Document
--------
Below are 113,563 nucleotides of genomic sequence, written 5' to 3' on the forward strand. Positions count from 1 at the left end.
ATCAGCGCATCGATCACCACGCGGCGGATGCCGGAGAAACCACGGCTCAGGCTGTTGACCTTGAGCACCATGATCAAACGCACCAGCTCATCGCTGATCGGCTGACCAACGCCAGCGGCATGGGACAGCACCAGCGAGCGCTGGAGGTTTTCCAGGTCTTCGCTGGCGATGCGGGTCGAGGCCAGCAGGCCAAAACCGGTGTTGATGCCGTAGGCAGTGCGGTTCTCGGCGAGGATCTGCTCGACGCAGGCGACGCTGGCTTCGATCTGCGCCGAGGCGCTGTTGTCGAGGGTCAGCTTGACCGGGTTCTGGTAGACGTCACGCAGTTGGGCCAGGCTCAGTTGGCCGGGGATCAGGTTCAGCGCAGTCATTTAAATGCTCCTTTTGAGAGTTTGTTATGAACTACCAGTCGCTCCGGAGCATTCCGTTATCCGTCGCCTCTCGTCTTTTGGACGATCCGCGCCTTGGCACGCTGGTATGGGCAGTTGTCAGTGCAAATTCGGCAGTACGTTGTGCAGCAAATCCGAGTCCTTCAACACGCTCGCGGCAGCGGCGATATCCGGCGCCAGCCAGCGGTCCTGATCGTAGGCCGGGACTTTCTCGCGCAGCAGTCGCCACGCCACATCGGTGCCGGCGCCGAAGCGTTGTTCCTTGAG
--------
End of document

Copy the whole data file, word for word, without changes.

Below are 113,563 nucleotides of genomic sequence, written 5' to 3' on the forward strand. Positions count from 1 at the left end.
ATCAGCGCATCGATCACCACGCGGCGGATGCCGGAGAAACCACGGCTCAGGCTGTTGACCTTGAGCACCATGATCAAACGCACCAGCTCATCGCTGATCGGCTGACCAACGCCAGCGGCATGGGACAGCACCAGCGAGCGCTGGAGGTTTTCCAGGTCTTCGCTGGCGATGCGGGTCGAGGCCAGCAGGCCAAAACCGGTGTTGATGCCGTAGGCAGTGCGGTTCTCGGCGAGGATCTGCTCGACGCAGGCGACGCTGGCTTCGATCTGCGCCGAGGCGCTGTTGTCGAGGGTCAGCTTGACCGGGTTCTGGTAGACGTCACGCAGTTGGGCCAGGCTCAGTTGGCCGGGGATCAGGTTCAGCGCAGTCATTTAAATGCTCCTTTTGAGAGTTTGTTATGAACTACCAGTCGCTCCGGAGCATTCCGTTATCCGTCGCCTCTCGTCTTTTGGACGATCCGCGCCTTGGCACGCTGGTATGGGCAGTTGTCAGTGCAAATTCGGCAGTACGTTGTGCAGCAAATCCGAGTCCTTCAACACGCTCGCGGCAGCGGCGATATCCGGCGCCAGCCAGCGGTCCTGATCGTAGGCCGGGACTTTCTCGCGCAGCAGTCGCCACGCCACATCGGTGCCGGCGCCGAAGCGTTGTTCCTTGAG